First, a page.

Why Do Authors Love Setting Novels in London?

There are a zillion places to set a novel, even more if you include locations that don’t exist yet, but this side of the pond London is at the top of the list.

It’s no surprise that London’s attractions shape my writing: I was born in the capital, and after a junket of a decade or two came back here to live and work. But even if you’re not a Londoner there are plenty of good reasons to set your action there.

Abbey Road crossing

1 Things happen all the time in London: knife crime, break-ins, births in hospital carparks. So you can slip in a fictional car-crash or multiple murder and it won’t seem nearly as odd as it might in a dozy village.

2 London is incredibly romantic, even in the rain. That means lots of places for your characters to wander arm in arm in Highgate cemetery, should you wish them to.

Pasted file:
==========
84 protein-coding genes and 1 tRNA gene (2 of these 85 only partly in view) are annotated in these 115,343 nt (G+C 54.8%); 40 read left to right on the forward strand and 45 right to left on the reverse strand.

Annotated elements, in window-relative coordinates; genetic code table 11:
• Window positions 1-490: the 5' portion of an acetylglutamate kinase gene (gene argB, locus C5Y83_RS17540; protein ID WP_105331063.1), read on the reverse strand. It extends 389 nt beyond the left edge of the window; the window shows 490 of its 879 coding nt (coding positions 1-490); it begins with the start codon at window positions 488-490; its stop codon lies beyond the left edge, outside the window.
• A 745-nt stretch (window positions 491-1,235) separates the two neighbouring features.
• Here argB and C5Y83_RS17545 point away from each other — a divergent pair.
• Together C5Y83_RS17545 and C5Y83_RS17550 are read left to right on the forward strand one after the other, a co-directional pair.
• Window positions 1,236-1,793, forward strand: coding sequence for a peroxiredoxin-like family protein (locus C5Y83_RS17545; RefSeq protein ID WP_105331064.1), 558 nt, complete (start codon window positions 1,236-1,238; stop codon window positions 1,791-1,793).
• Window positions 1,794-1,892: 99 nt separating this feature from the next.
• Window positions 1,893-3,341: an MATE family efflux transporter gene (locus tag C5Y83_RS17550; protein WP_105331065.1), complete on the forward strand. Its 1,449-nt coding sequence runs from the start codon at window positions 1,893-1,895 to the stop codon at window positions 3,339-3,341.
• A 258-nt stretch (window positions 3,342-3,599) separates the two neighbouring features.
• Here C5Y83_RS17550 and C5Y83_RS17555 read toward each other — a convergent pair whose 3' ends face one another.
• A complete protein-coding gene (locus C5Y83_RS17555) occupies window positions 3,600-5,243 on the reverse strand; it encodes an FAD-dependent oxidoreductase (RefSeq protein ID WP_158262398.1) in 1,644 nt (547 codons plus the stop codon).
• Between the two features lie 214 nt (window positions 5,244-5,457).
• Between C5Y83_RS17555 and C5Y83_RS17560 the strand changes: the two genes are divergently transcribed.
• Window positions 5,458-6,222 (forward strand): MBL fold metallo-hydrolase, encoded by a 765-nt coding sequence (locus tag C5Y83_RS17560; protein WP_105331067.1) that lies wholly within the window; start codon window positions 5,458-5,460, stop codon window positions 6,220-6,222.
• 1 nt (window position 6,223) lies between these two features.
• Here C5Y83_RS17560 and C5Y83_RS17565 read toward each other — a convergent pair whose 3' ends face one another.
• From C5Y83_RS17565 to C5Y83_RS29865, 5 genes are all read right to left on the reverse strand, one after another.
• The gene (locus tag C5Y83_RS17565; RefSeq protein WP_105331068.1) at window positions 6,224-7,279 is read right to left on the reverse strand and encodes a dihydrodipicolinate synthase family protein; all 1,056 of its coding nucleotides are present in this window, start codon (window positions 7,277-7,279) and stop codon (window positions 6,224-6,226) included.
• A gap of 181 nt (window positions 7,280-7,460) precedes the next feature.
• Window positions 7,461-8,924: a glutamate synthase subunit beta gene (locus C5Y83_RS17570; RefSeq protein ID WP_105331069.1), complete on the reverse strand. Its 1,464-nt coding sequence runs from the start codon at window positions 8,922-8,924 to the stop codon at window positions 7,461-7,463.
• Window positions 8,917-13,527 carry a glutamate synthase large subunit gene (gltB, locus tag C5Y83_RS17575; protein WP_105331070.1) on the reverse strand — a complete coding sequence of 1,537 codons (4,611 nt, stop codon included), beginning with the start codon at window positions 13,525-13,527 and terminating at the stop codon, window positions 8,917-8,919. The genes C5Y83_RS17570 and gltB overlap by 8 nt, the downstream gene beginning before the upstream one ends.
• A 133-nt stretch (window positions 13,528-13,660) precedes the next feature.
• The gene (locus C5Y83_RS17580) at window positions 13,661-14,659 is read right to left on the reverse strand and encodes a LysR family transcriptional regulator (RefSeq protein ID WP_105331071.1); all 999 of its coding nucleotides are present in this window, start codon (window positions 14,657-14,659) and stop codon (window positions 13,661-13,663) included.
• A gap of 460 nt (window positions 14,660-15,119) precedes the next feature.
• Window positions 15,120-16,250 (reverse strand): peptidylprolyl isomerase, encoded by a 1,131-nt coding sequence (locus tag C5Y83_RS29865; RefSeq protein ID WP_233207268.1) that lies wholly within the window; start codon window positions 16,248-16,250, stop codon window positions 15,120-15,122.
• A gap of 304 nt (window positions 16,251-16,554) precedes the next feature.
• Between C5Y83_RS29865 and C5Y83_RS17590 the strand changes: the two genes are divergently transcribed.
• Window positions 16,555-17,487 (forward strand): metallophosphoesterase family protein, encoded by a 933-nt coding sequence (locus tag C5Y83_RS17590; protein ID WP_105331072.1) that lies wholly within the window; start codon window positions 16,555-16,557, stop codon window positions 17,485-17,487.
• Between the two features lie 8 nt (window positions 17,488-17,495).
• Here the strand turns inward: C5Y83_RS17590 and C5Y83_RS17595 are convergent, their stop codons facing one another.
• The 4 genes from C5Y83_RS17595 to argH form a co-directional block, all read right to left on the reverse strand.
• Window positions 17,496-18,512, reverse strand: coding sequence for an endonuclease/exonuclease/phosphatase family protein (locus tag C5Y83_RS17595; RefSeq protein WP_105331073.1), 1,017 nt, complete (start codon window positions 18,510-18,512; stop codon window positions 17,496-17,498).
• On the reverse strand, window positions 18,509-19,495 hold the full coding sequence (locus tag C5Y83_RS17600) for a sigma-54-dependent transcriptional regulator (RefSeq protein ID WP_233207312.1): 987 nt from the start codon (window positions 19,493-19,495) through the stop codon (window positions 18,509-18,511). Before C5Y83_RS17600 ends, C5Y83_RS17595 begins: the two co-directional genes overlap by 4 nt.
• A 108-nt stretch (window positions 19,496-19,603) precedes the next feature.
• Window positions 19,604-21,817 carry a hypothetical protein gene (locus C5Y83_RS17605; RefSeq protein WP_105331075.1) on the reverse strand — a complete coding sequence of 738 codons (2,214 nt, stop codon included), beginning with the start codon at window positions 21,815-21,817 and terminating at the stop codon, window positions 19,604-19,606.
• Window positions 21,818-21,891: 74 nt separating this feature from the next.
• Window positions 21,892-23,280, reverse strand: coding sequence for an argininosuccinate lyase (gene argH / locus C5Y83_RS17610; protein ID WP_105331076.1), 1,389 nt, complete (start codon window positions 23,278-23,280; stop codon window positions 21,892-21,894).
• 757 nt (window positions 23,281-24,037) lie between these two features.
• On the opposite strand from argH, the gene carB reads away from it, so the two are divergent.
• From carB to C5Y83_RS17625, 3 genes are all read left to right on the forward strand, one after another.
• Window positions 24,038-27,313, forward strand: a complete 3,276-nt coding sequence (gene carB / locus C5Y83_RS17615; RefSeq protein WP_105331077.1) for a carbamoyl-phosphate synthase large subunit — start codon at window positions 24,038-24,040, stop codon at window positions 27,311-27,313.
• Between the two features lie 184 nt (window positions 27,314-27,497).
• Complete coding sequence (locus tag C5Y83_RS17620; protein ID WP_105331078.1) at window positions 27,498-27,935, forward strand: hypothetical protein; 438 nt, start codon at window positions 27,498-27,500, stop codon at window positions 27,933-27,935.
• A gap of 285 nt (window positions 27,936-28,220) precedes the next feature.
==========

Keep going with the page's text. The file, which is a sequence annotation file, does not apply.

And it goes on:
Highgate cemetery

Or, if you prefer, to argue on the top of Primrose Hill.

Primrose Hill

3 Everyone knows something about London. Its iconic features can be used as a kind of shorthand, such as the Tower, the London Eye, and the Tube. However, if you want to include real detail, there’s no substitute for the author joining the melée and checking it out.

Tower of London, field of poppies

4 Medieval buildings can be found all over the place, including smack dab by Big Ben.

© Elvis Santana (tome213)

Then again, there’s no shortage of great new architecture, and more to come, judging from the number of cranes.

The Shard, London

5 It’s very green. Should your characters wish to stretch their legs, or their children’s, offer them Regent’s Park, Clapham Common, or perhaps just a walk by the Thames. Time it right, and they can watch Tower Bridge open.

Tower Bridge

6 London is very diverse, with some parts that are distinctly upmarket, like trendy Marylebone, where my novel One Night at the Jacaranda kicks off.